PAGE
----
I've been an Ashland resident for over 30 years. I am a little surprised by the medical marijuana dispensary objections.

I've been an Ashland resident for over 30 years. I am a little surprised by the medical marijuana dispensary objections.

I have a rare cancer without any current known chemo/medication cure. I watched my father die of this disease as a child. For the past two years I've been on prescription medical marijuana.

Ten years ago I would not have imagined myself in this position at age 55, but here I am. I have had research oncologists who have approved my use of this medicine including the National Institute of Health where I was flown to give blood for rare cancer research.

I've spent many an hour in a medical marijuana dispensary waiting room. The fellow clientele are others like me: law-abiding citizens with no criminal records but in need of a medicine that has scientific evidence that it works. It has been approved by the Senate in 2003 for my type of cancer. Yet politics has kept it from being accessible for clinical trials. My dispensary has acquired the skills to distill this plant into a form of medicine I can put in a gel cap and swallow at night, exactly like any other medication.

My oncologist can currently offer me only one medication. Its annual cost is $100,000, and it has a 10 percent chance of working. The biological pathways this $100,000 medication alters are the same pathways that cannabis alters.

To enter a marijuana dispensary I need to have filed for and obtained a medical marijuana card. This requires I see my GP (the family doctor of 30 years, who delivered my children) to sign the paperwork). I send this form and $200 a year to the state. It isn't an easy process and it isn't cheap. But $200 versus $100,000 is cheap.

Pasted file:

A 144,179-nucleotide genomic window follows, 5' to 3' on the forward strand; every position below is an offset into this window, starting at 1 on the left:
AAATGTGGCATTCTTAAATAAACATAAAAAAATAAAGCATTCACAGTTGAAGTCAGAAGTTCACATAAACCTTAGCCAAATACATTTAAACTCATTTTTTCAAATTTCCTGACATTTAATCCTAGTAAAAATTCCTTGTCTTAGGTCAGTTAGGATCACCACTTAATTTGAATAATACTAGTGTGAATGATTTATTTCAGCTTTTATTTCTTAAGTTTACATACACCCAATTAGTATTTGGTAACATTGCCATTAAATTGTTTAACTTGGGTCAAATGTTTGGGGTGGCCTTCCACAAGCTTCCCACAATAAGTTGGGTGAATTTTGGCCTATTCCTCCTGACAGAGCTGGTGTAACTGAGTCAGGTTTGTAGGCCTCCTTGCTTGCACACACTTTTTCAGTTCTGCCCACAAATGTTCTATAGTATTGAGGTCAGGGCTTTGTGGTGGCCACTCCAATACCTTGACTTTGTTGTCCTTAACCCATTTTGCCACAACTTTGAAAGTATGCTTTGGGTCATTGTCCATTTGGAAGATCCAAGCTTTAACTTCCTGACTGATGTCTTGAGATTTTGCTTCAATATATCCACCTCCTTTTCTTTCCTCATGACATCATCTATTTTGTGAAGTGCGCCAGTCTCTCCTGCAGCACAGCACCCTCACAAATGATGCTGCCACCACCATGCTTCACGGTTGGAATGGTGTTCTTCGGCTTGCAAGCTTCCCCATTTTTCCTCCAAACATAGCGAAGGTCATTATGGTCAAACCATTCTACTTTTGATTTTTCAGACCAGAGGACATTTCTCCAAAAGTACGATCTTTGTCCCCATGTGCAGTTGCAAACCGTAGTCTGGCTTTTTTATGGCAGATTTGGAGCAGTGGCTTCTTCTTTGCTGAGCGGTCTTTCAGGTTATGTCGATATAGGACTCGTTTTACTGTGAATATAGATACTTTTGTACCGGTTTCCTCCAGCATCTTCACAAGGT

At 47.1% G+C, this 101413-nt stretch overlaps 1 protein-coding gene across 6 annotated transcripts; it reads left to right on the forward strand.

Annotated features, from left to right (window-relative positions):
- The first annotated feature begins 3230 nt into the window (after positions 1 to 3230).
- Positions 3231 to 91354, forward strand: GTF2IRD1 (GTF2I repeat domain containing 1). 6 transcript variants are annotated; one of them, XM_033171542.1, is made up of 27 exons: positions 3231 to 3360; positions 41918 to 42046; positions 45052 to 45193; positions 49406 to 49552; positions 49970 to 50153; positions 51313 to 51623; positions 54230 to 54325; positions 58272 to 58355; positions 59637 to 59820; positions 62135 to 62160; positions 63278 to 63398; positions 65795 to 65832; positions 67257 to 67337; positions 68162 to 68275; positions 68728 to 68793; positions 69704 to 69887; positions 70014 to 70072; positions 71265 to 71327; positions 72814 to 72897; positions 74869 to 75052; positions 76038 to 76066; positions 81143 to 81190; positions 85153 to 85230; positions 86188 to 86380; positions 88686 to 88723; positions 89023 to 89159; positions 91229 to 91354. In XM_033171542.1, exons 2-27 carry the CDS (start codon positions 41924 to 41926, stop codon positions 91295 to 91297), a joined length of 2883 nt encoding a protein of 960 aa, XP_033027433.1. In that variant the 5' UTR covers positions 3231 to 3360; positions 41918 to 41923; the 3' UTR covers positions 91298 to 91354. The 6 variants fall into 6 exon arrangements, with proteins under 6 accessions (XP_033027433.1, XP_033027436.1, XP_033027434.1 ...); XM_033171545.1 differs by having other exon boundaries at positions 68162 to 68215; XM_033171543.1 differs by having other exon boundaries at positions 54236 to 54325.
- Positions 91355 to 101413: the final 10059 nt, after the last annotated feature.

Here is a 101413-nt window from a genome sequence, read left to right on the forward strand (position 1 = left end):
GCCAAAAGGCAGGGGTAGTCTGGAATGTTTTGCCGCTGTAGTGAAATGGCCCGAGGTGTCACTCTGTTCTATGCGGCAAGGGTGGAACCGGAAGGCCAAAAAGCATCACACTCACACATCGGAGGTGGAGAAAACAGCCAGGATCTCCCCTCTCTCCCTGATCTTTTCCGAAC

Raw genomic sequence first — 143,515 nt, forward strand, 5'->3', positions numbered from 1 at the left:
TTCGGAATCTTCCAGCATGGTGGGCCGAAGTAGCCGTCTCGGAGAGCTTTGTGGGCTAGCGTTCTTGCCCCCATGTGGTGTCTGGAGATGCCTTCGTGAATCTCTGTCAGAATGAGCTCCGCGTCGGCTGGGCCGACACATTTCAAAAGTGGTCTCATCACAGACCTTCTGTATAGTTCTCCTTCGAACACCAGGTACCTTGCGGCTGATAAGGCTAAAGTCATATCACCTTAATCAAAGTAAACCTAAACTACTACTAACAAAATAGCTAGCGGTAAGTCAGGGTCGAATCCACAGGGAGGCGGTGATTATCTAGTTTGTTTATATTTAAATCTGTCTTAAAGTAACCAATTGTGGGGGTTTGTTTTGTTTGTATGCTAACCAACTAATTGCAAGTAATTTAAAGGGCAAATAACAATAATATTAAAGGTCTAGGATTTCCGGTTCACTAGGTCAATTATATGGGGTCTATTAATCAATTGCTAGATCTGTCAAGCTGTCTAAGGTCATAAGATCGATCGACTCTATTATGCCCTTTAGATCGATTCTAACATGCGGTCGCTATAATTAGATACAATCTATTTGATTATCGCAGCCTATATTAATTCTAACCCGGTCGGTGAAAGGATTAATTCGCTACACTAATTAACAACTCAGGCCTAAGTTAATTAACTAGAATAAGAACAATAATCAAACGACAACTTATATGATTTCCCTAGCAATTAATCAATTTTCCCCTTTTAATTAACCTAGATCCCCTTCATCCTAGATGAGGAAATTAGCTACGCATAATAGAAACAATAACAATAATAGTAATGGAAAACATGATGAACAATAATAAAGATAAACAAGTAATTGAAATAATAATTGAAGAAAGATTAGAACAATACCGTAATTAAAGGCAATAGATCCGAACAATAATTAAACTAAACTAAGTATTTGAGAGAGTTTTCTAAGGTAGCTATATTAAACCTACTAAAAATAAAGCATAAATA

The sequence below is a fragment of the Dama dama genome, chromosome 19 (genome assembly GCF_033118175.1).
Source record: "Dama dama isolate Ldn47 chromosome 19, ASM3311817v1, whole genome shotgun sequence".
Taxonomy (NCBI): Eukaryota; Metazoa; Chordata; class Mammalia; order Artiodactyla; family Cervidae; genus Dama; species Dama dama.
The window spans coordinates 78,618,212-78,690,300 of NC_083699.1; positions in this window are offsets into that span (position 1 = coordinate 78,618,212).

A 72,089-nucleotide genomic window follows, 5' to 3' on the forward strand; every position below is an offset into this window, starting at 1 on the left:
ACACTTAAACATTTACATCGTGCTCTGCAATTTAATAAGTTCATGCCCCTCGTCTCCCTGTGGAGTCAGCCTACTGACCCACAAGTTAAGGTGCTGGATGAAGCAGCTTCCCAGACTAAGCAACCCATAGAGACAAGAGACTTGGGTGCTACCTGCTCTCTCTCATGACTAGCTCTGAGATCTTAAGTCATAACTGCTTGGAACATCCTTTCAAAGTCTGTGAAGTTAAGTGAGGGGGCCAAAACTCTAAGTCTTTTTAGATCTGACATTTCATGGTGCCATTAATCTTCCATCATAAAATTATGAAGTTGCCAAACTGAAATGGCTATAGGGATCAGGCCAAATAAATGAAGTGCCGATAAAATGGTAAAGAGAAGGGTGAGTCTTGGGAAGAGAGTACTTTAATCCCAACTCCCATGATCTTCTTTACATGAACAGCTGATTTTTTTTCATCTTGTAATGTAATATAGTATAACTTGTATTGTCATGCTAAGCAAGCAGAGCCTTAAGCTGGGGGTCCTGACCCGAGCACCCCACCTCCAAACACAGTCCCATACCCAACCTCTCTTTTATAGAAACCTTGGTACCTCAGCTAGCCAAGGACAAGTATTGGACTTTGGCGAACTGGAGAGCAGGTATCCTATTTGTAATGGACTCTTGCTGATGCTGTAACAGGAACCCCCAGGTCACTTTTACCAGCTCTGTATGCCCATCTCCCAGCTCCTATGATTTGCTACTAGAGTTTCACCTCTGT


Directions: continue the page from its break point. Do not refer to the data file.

The medicine I get is by donation. For a year I paid nothing for the pills that helped me recover when two-thirds of my liver was removed because of malignant tumors. The liver grew back completely in four months while I was taking marijuana.

I feel there is a community reaction to the fear of the unknown. I've been in dispensary waiting rooms. There are grandmothers like me, veterans seeking relief from PTSD, and epileptics who couldn't go a day without seizures before access to this medication. I know of others with brain tumors that disappeared — these are stories of Ashland residents who are afraid of the stigma if they said, "I take cannabis."

An individual walking into a dispensary doesn't see product. You would need a current medical marijuana card and a photo ID to be ushered into the room where only two customers are allowed at any given time.

It is against the law to smoke inside or outside a dispensary. These businesses keep pretty short hours: Monday through Saturday 11 to 5. If it is all run under the mandates of the law, there is nothing to fear. If a business, any business, is breaking the law, they face consequences.

I would much rather live next to a dispensary than a nightclub. I feel the convenience store downtown has been more a detriment to downtown than a dispensary would ever be (with the homeless going into the alleys to drink and smoke).

I'd like to see the city of Ashland allow a small number of dispensaries to open. It will be up to the dispensaries to follow the law.

Cathy Freeman lives in Ashland.